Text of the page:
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mes raisons d’être

This Friday post before Mother’s Day, I’m inclined to reflect on my
existence as a mother.

The commercial realm has
capitalized on the holiday. Beautiful flowers, cakes, chocolates,
clothes, jewelry, etc., etc., are everywhere, and I must admit, I’ve
thought twice about buying something impractical and not healthy.

But Mother’s Day originally came to be out of mothers’ love for their
children gone to war. It came from a cry for peace so that their
children wouldn’t have to be off fighting battles that were too great
for them alone and which pulled them away from their families. I’m sure
there are many now that cry for peace for such reasons.

I am blessed to have my family close, and my family extends beyond my
husband and children. We are fortunate to have a strong extended family. My aunts,
grandmothers, cousins, sisters-in-law, and friends are part of my
family, too. For them all, I am grateful. In this respect I feel very
young as a mother, feel very much my role as daughter. My grandmothers.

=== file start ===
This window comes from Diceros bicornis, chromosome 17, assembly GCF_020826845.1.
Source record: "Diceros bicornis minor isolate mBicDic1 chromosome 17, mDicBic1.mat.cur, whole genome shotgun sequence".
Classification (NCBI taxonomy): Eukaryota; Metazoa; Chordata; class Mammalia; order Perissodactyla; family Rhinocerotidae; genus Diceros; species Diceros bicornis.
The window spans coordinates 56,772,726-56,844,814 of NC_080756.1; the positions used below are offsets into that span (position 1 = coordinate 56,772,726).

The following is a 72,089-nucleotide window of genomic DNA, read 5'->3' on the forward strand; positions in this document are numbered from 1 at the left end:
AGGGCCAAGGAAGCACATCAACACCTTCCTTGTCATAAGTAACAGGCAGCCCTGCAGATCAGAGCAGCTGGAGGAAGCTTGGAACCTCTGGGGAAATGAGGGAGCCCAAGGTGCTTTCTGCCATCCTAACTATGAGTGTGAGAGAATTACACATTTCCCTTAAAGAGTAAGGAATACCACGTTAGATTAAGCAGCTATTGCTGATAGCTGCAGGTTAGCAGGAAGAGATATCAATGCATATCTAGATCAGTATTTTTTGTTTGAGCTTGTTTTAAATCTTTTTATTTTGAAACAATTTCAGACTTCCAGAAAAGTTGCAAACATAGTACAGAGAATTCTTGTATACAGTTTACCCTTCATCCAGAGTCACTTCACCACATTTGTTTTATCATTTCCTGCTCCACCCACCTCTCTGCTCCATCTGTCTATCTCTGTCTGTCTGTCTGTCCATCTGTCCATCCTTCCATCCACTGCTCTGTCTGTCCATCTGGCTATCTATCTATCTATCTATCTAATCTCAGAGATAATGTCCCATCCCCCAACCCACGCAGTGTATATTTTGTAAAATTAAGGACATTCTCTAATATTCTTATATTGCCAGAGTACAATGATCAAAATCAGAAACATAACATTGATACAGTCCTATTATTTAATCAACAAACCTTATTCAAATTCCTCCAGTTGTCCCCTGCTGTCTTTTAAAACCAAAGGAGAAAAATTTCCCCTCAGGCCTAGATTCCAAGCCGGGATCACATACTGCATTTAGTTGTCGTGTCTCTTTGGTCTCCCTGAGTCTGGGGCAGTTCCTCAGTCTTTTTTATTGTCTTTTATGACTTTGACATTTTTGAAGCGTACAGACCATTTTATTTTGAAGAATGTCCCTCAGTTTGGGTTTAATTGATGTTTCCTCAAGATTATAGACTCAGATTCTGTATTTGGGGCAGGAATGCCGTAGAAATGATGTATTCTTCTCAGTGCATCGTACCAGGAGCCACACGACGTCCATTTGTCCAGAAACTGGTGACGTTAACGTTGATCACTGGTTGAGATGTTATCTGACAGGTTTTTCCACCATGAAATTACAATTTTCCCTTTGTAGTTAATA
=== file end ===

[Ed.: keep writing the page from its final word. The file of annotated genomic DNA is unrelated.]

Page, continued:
mothers and older friends embody a wisdom and beauty that only come
with age, time and experience.

As a mother myself, though, I can see how far I’ve come in my nine
years of this role. With each passing day, I learn something more —
mainly from my kids. Most days, I’m also given the opportunity to share
something with other mothers, and may this be my mother’s day gift to
you.

You are never alone.

All those before you and all those to come are with you, even during
your bad days, time-outs and moments when you wonder what you were thinking to have children.

daisies.jpgAll the flowers in the world and the shiniest jewelry will never match
the twinkle in your child’s eyes when they smile at you, their beautiful
mother,

 

Nor will they ever match the tearful, joyful pride in your own
mother’s eyes as she watches you and sees the mother you’ve become.

 

Rest on this your day.


Reflect on who you are at this point in your life,

And love deeply those you help make you the mother you are and the mother you are yet to be.

May you carry with you the blessings of the Mother, now and always.